The basic curricular package on offer is ten hours per week, consisting of individual instruction, groupwork and practice. This basic package is supplemented by Music Weekends (usually one every third week), and workshops from touring professional artists.

We offer our S6 students a flexible package of SQA qualifications which lets them tailor the balance between their musical and academic commitments to suit their own forward planning. We offer National Progression Awards in Performing and Sound Production, a National 5 in Skills For Work – Creative Industries, and a small suite of optional units covering general musicianship skills.

Individual Lessons

All pupils of the Centre study two disciplines, and receive one 50 minute period per week of individual instruction in each of these disciplines. These two periods are classroom extraction periods, and every effort is made to minimise the disruption this inevitably causes. It is made clear to every Centre student that the onus is on them to catch up on work missed due to their music lessons.

In addition to instrumental and vocal technique and repertoire, the individual tuition also covers such topics as theory, harmony, and composition. From S3 onwards, accompaniment and harmony is a compulsory part of each student’s learning. This is done as a second study module which takes up half the school year, with the other half comprising a standard second study discipline.

Tutors devise a programme of instruction which is tailored to the needs of the individual student. Students are involved in their own learning, and often select specific material or types of material they wish to learn.

Much of the teaching is carried out without the use of written music. There is a strong emphasis on oral tradition in Scottish music, and students are encouraged to develop ear and memory skills at every stage. Although written music is often used in learning, the material is invariably memorised whether it is learned orally or from the printed page.

There is also a strong awareness of context and history in Scottish, as in most, traditional music, and tutors take care to make sure that students are made aware of the background, sources and history of the music they play. This extends also to contemporary compositions, and students are made to realise that they are part of a living and dynamic tradition which in addition to drawing from the past is constantly being refreshed.


Groupwork is a core part of the Centre’s work. Although there is a high level of individual instruction, the nature of traditional music is such that most performance is done in ensemble, and this is true of the performances of the Centre’s students.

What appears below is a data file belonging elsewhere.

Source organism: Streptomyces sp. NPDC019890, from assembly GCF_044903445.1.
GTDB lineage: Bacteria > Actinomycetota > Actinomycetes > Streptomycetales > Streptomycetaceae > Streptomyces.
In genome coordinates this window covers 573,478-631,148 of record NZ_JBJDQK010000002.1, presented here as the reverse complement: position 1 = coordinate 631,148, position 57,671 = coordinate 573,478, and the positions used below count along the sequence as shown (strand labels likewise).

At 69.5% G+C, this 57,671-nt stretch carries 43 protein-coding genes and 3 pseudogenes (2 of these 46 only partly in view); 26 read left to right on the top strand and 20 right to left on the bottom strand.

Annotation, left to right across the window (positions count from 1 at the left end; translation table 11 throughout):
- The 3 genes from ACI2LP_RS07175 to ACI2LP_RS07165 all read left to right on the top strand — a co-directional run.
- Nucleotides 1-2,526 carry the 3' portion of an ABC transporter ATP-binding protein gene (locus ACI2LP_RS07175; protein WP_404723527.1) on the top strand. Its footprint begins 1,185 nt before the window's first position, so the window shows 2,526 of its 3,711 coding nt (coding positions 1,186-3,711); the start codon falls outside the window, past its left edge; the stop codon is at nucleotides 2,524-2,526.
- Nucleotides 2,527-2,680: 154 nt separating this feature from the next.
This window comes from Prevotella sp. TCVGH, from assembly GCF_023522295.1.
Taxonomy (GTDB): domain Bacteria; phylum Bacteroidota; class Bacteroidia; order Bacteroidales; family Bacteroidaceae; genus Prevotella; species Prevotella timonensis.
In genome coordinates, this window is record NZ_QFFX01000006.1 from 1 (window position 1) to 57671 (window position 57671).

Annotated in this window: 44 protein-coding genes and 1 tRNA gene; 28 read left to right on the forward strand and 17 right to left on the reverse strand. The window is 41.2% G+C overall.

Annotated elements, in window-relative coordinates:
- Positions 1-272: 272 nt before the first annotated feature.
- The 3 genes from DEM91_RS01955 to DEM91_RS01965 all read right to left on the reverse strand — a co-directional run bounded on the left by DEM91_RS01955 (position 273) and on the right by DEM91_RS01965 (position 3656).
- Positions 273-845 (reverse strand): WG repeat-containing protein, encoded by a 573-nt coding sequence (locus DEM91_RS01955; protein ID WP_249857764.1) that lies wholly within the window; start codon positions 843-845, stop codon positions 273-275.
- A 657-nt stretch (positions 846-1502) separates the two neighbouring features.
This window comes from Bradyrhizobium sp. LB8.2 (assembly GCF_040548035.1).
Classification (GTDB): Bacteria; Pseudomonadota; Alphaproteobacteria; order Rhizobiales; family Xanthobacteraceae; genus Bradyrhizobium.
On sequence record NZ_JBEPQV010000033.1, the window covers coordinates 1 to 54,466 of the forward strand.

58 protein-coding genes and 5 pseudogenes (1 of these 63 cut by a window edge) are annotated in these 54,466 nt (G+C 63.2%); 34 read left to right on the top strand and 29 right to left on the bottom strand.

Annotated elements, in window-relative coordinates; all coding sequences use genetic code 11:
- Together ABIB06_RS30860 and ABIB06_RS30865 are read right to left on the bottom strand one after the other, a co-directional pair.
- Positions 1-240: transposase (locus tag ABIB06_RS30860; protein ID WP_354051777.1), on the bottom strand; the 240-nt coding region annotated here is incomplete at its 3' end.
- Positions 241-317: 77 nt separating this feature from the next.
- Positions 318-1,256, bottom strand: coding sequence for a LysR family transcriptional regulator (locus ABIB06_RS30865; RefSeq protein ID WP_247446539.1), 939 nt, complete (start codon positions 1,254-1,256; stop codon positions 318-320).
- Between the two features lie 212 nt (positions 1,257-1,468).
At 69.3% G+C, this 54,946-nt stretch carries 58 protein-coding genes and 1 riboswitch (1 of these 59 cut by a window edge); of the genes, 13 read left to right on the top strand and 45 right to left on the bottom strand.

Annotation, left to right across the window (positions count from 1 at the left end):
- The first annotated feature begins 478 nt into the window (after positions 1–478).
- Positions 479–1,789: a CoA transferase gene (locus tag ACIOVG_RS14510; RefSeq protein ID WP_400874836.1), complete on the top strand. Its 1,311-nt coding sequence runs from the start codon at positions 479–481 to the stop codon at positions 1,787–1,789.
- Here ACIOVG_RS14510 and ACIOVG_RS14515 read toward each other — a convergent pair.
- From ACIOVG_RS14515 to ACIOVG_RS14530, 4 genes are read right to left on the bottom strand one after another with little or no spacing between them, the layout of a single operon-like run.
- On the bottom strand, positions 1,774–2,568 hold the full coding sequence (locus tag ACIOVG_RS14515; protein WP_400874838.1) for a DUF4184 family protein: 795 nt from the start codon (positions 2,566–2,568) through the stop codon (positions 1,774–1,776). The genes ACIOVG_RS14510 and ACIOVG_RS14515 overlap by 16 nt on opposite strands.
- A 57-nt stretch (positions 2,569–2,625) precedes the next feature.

Groupwork can take a number of different forms. At present the first half of the academic year is spent working in duos and trios. After Christmas, students are split by year groups and each year group becomes a “company” charged with the creation of a full length concert. This gives students the chance to continue to develop their band skills and even showcase their solo performing ability. Groupwork also includes singing and listening sessions, and there are opportunities for everybody to play together.

Students are encouraged to select and arrange their own material for groupwork. Tutor input to groupwork is more in the form of guidance than instruction, although more formal sessions are held on sound reinforcement and stagecraft skills.

If students play any instruments other than their two chosen studies, they can use these in groupwork, and everyone is encouraged to sing in the groups!

In the past, “unofficial” groups have been started by students on their own initiative, and this is something which is encouraged as long as it is not to the detriment of the official groupwork. Such groups are often used in performances and on recordings, and several have gone on to be very successful after leaving Plockton.


Practice time is a vital component of any musician’s development, and although one hour per day is allocated to practice, this should be viewed as no more than a minimum. Students have the option to choose which of the 2 evening practice sessions they do. Some students like to practice in the first session so that their day finishes earlier, while others prefer to opt into the Residence leisure activities and practice later during the second session. Senior students often have opportunities for extra practice during the day, and weekends are also a good time to fit in a little extra work.

This programme is monitored very closely and reviewed regularly. Evening practice is monitored, and often a tutor is present to assist. Students are encouraged to practise both individually and together, and are very supportive towards each other in the learning process.

The students have individual ‘Green’ folders which serve as practice diaries as well as a record of their individual lessons and groupwork sessions.

It is also possible, if circumstances warrant it, to occasionally alternate practice time with groupwork, or to substitute individual practice with extra groupwork if an important event is forthcoming.
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